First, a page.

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Aug. 21, 2008
Contact: Jill Jess, University Relations, (785) 864-8858.

Five KU professors surprised today with Kemper fellowships

LAWRENCE — Five University of Kansas professors got a special kickoff to the new school year today when the “surprise patrol” led by Chancellor Robert Hemenway presented them with $5,000 W.T. Kemper Fellowships in recognition of their teaching and advising excellence.

In all, 20 professors will be honored and $100,000 distributed this year as part of the Kemper tradition. The patrol will hand out awards to additional unsuspecting professors Aug. 21-22, Aug. 25-27 and Sept. 2.

The W.T. Kemper Fellowships for Teaching Excellence recognize outstanding teachers and advisers at KU as determined by a seven-member selection committee. Now in their 13th year, the awards have been supported by a $650,000 gift from the William T. Kemper Foundation (Commerce Bank, trustee) and $650,000 in matching funds from KU Endowment.

The William T. Kemper Foundation was established in 1989 after Kemper’s death. The foundation is dedicated to continuing Kemper’s lifelong interest in improving the human condition and quality of life. The foundation supports Midwest communities and concentrates on initiatives in education, health and human services, civic improvements and the arts.

KU Endowment is the independent, nonprofit organization serving as the official fundraising and fund-management organization for KU. Founded in 1891, KU Endowment is the first foundation of its kind at a U.S. public university.

Today’s honorees were:

Elizabeth Asiedu
Associate professor of economics and associate chair and director of graduate studies for the Department of Economics

Elizabeth Asiedu is entering her 10th year of teaching KU students. She arrived here in 1998 after earning her doctorate in economics from the University of Illinois Urbana-Champaign. A native of Ghana, Asiedu is emerging as a leading expert in the field of African economic development. Joseph Sicilian, chair of economics, describes Asiedu as “an exceptional mentor of students. She is fiercely dedicated to her students and this is reflected in their appreciation of her.” Indeed, one economics undergraduate who was assisted by Asiedu in finding an internship in Ghana says, “Please understand my sincerity when I say that Professor Asiedu’s impact on my learning and my life has been profound and lasting, and I hope to consider her my friend for a very long time to come.”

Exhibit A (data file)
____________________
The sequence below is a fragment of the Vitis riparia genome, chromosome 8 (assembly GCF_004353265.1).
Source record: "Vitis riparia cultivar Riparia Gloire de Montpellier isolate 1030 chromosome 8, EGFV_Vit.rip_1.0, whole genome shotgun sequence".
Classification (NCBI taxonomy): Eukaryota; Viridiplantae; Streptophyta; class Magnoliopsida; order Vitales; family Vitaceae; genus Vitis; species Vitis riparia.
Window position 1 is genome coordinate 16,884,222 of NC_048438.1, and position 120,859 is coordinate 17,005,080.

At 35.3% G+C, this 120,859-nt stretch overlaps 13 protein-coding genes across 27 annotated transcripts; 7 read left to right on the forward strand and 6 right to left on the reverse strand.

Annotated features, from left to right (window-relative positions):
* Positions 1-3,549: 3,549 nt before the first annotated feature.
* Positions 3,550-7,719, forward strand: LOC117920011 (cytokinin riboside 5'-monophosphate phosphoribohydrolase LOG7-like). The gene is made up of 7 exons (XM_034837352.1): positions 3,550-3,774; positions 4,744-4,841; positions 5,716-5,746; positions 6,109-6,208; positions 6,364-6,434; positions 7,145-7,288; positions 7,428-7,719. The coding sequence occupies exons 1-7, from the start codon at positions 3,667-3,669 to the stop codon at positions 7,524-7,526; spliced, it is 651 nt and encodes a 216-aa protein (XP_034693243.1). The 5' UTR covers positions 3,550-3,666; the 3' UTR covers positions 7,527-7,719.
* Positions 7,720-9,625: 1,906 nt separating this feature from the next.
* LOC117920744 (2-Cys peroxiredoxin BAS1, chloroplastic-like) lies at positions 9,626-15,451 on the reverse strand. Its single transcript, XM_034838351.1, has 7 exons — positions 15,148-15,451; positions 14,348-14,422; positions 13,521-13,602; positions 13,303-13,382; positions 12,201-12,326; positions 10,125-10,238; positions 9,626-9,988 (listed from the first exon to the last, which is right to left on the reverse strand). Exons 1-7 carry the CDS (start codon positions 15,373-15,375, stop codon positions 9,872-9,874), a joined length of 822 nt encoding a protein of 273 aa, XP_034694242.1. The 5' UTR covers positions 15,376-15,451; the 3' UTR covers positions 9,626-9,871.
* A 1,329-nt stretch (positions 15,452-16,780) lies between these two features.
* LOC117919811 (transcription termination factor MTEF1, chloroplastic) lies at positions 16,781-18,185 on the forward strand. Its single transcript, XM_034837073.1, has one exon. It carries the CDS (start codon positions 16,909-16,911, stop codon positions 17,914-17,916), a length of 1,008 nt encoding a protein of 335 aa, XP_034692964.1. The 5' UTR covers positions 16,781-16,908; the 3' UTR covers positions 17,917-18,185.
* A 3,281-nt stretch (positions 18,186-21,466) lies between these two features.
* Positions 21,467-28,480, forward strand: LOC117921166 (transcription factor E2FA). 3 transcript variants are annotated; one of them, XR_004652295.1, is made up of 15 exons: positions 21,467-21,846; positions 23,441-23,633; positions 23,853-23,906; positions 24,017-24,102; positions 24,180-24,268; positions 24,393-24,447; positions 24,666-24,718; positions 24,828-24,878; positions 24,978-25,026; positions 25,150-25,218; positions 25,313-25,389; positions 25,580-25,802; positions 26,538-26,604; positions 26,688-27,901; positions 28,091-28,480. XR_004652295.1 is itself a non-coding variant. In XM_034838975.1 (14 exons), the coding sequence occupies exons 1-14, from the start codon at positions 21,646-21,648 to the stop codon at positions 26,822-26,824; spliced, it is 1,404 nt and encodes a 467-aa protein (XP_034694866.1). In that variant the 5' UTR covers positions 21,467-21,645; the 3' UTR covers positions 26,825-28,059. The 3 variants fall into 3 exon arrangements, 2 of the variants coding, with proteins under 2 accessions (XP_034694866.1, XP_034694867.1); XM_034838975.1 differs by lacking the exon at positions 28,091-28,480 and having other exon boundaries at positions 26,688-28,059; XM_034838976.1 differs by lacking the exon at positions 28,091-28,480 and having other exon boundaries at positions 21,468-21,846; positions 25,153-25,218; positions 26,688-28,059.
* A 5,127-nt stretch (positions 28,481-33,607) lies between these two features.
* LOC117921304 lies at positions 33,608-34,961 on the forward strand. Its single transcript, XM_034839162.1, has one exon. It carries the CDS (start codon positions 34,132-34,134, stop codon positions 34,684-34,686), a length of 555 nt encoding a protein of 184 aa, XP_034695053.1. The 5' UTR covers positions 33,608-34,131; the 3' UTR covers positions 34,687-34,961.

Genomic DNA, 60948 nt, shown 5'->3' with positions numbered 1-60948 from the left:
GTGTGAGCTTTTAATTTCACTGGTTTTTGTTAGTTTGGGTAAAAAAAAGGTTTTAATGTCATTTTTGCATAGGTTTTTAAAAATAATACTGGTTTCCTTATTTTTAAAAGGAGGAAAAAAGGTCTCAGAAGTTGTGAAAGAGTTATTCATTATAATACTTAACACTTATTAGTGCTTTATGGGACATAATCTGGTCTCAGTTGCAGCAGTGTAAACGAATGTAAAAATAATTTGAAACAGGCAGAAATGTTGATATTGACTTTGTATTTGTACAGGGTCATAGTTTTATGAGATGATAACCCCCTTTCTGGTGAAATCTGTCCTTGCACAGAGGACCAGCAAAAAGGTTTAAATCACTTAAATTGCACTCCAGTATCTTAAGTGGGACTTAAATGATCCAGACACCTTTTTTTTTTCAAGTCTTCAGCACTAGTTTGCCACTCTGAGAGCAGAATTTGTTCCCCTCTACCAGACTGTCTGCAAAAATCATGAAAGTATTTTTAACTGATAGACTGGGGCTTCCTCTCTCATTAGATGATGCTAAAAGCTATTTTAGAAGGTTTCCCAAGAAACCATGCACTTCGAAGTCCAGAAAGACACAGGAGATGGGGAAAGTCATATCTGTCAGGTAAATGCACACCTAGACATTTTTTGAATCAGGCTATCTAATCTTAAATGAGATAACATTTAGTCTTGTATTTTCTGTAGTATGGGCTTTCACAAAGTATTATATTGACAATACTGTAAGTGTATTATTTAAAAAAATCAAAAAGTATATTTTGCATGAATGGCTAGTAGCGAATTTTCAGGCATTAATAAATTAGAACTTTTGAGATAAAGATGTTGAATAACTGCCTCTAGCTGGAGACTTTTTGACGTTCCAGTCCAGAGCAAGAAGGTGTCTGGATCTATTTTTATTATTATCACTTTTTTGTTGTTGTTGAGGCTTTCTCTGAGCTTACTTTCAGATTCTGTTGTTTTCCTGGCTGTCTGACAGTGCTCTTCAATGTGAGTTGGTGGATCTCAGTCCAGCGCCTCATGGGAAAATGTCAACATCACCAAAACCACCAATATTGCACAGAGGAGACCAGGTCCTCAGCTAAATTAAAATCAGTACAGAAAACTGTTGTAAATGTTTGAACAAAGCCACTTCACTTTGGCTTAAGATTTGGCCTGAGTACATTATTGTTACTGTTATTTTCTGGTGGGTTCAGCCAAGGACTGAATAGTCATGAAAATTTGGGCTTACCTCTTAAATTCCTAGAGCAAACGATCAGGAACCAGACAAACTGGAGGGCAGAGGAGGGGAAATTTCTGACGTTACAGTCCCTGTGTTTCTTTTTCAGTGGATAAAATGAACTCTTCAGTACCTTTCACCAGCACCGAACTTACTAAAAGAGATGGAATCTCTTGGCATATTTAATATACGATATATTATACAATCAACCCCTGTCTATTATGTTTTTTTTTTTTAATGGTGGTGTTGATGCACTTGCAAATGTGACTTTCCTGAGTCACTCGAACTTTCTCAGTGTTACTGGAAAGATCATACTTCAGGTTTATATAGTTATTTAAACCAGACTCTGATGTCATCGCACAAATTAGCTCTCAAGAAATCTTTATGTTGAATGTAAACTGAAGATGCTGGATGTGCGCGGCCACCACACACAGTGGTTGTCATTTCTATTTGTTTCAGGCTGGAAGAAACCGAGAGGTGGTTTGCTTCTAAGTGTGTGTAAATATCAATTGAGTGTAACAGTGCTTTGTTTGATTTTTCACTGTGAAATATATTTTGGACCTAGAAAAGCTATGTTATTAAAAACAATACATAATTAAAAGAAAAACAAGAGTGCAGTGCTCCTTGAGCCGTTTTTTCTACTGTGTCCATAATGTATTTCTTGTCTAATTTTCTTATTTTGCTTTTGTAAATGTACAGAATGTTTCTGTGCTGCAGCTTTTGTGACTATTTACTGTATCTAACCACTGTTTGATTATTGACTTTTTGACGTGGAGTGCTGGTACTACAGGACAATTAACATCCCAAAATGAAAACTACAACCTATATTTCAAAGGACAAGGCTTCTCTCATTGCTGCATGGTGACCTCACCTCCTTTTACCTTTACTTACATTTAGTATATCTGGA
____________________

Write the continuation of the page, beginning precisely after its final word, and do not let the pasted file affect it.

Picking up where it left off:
Mary Banwart
Associate professor of communication studies

Mary Banwart is always looking for ways to improve the educational experience in all her classes — making the courses not only more engaging but also more rigorous. And her students take notice: “Dr. Banwart excels at engaging students in the classroom because she is personally invested in the class and excited to be teaching. Her influence has shaped my life phenomenally.” She also has incorporated public outreach activities into her teaching, including recent work with the Kansas Legislature and the National Association of Insurance Commissioners. “I’ve been particularly impressed with the way that she has included outreach efforts to involve the university, local and political community in her various courses,” said Robert Rowland, professor and chair of communication studies. Banwart earned her doctorate in communication in 2002 from the University of Oklahoma.